The tradition of chewing
betel leaf or paan as it is commonly known in Hindi is age-old and
deeply rooted in India. It seems likely that the habit was
originally developed in the south east Asian island region in the
moist tropical climates. Its basic quality is best described in a
stanza from the Kamasutra of Vatsyayana saying: After cleaning
the teeth and having looked into the mirror and having eaten a
tambula to render fragrance to the mouth, should a person start his
Tambula, as the betel
preparation is called in Sanskrit, is derived from the term tamra
meaning copper indicating red colour. This red colour is alluded to
because of one of the most popular ingredients of paan namely catechu
or katha. According to Sushrata, the patriarch of ancient Indian
medicine, paan keeps mouth clean strengthens the voice, tongue and
teeth and guards against diseases. It is also said to aid in
digestion and purify blood.
betel-leaf, or piper betel, is preferably plucked when it is till
young and tender and its taste is the best. The cultivation of this
creeper needs a lot of care and attention. Dryness and exposure to
the sun for too long a period can harm and plant. The betel creeper
are usually cultivated under the shade of large trees or under the
protection of high bamboo or thatched roofing.
feel that the effect of nearby trees on the soil influences the taste
of the betel leaves; kapok trees or coconut palms are preferred for
shade. After about 20 years of productivity, the leaves of the
creepers no longer grow to the desired size of about 14 centimetres
length and eight centimetres breadth and lose their spicy, astringent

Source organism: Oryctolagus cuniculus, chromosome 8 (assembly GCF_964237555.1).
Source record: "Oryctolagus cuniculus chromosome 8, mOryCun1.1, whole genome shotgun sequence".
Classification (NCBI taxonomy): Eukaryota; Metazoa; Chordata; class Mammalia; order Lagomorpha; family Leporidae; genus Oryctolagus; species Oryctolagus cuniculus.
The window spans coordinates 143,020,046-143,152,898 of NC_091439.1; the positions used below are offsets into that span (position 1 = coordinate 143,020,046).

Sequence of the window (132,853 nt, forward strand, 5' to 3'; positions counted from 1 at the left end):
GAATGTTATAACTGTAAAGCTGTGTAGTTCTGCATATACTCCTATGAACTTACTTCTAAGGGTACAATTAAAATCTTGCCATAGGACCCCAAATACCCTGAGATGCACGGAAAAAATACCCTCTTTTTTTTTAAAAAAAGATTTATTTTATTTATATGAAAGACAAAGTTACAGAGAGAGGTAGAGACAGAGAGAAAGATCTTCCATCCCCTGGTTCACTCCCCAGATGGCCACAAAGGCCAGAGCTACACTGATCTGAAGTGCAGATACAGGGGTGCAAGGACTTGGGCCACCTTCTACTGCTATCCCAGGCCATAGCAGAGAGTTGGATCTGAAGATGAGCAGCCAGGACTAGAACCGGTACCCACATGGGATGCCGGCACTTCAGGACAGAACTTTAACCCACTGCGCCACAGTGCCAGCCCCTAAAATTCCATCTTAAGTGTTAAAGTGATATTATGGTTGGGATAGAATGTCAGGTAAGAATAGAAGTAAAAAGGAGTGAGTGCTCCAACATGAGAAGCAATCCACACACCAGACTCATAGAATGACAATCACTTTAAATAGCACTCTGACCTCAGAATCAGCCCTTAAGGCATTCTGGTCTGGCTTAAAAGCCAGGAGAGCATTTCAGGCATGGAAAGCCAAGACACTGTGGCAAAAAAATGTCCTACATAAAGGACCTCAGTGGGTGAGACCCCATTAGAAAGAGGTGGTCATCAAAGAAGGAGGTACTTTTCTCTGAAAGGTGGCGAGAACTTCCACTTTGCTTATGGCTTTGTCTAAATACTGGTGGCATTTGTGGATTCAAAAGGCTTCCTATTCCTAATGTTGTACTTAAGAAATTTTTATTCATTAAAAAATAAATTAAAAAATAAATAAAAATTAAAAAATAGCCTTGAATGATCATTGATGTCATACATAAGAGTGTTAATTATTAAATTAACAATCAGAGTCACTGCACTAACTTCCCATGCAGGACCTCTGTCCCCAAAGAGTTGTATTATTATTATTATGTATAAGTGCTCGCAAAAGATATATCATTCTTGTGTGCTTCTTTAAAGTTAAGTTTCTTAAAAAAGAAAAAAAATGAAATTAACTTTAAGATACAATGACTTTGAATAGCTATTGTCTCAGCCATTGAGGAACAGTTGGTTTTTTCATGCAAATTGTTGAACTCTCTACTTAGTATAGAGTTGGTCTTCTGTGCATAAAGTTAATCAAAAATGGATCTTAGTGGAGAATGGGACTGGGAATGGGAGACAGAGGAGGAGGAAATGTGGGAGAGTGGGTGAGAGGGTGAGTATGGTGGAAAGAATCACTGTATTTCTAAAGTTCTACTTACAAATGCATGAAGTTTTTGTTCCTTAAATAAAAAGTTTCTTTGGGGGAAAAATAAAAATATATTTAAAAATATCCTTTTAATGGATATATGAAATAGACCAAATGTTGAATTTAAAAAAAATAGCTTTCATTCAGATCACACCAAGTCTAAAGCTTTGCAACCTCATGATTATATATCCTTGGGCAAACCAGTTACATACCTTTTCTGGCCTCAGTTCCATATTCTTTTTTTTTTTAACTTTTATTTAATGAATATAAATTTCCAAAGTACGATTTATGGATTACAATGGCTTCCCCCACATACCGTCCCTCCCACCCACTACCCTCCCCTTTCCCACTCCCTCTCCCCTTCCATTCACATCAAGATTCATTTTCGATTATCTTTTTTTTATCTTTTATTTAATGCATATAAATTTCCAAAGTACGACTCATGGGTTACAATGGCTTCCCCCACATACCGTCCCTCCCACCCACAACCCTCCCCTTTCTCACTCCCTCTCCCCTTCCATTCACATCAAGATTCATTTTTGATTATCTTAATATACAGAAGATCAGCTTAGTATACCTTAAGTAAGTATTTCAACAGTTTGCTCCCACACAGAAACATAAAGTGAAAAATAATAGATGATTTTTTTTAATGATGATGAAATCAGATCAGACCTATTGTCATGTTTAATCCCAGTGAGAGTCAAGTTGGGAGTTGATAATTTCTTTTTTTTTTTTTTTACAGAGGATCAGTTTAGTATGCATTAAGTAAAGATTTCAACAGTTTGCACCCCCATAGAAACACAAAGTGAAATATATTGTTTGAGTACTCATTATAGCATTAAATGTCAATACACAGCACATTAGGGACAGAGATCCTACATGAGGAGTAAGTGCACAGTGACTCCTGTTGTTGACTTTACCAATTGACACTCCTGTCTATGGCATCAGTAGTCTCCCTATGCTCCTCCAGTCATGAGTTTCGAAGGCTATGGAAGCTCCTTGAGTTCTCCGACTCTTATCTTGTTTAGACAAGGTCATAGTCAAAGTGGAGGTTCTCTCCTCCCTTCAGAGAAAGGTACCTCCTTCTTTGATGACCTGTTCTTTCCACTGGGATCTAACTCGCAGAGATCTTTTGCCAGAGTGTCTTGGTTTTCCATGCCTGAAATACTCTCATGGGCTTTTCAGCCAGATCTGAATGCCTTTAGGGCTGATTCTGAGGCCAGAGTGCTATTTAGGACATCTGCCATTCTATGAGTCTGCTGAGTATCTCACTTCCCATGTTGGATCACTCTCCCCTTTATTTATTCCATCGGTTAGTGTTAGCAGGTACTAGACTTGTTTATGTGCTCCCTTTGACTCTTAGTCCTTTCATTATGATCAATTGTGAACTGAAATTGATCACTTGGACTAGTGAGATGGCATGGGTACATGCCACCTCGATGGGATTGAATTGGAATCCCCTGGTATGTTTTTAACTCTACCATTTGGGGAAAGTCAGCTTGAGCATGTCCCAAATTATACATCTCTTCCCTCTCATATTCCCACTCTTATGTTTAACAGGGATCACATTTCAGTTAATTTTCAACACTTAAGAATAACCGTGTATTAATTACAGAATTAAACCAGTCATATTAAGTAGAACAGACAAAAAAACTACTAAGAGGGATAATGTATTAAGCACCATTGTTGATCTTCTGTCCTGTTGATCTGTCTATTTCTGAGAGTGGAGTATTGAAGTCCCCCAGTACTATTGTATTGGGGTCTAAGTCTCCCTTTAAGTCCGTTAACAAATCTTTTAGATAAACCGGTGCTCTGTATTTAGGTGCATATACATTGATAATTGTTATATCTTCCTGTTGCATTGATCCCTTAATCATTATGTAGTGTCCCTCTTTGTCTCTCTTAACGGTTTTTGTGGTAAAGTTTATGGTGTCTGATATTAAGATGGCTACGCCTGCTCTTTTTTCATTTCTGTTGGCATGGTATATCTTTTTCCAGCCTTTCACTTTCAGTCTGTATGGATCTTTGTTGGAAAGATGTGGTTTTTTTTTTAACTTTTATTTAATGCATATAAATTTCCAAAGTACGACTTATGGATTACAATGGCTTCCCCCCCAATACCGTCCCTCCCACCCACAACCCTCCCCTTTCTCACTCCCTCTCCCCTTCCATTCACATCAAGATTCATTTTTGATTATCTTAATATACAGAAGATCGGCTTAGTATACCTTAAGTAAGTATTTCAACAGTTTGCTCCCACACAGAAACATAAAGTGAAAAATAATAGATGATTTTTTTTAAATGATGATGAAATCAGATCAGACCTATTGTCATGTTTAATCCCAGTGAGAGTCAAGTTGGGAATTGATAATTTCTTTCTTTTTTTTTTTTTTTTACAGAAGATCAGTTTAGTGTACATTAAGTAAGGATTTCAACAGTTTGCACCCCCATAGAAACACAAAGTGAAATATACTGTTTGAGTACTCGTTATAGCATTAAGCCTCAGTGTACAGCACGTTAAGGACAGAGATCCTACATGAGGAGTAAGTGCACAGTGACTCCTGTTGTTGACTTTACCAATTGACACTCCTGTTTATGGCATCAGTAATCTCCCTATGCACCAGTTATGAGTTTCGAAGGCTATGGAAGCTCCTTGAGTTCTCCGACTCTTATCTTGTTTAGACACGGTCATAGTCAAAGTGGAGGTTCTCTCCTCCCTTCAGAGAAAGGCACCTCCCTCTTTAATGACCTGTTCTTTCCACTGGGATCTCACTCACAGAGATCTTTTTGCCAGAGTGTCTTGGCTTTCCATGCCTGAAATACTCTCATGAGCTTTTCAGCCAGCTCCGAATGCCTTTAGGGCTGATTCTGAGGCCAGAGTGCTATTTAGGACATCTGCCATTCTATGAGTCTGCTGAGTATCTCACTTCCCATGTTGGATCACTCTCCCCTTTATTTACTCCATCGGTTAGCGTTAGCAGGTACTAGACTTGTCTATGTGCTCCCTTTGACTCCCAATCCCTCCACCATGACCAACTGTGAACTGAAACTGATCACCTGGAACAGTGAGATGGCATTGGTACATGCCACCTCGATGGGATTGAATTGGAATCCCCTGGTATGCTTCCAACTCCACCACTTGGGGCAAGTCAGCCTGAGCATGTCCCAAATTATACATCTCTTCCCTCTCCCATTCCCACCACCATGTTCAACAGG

taste. While harvesting, not only single leaves are plucked, but the
full creeper with its 15 to 20 leaves.
One of the most important
ingredients of a betel preparation is the areca nut (which in
botanical terms is not a nut, but a seed) the fruit of the areca
palm, areca catech, has a slender growth and is often considered to
be the most beautiful of the palms. The orange-coloured conical
fruit (about six centimetres long) is the most important part of the
betel preparation. It is enjoyed both as a raw and soft fruit, and
when it is dry and hard. The fruits are harvested just before their
complete ripeness, because that is when the active ingredients are
most potent. This sed, locally known s supari is the most popular
substance in a paan. Its narcotic value, which is appreciated by
all chewers of paan is due to an alkaloid called Are Colin which is
produced when lime is added to paan. Its stimulating effect
increases with excessive chewing. These chemical substances reduce
inner restlessness and tensions in habitual paan eaters. However,
these ingredients can also cause nausea, giddiness, perspiration and
initial symptoms of poisoning in those who are not used to paan.
A small content of a
volatile oil called betel-oil, in the leaf creates the desired spicy,
aromatic and fresh taste in the mouth. In classical literature these
effects have been appreciated and it is suggested that one should
chew a tambula.
beauty to the mouth and purify it, to destroy all foul odour
The oils contained in the
betel leaf support the stimulating effect of the other ingredients.
The other contents of a
prepared paan-roll are basically added for their flavouring and
refreshing value. Of these catechu might be the most popular. It is
a reddish solution of the heart-wood of the tree Acacia Catechu Wild,
locally known as katha. Its astringent and disinfecting principals
are the ctechin and catechu tannin causing contraction of the gums.
It is therefore, considered a means of preserving and cleansing the
mouth and teeth. This liquid causes the redness of the mouth and
saliva while chewing the betel leaf.
There are a variety of
betels leaves grown indifferent parts of Indian and the method of
preparation also differs. The delicately flavoured paan from Bengal
is known as Desi Mahoba. Maghai and Jagannath are the main paans of
Benaras. Paan prepared from small and fragile leaves from south
India is known as Chigrlayele. The thicker black paan leaves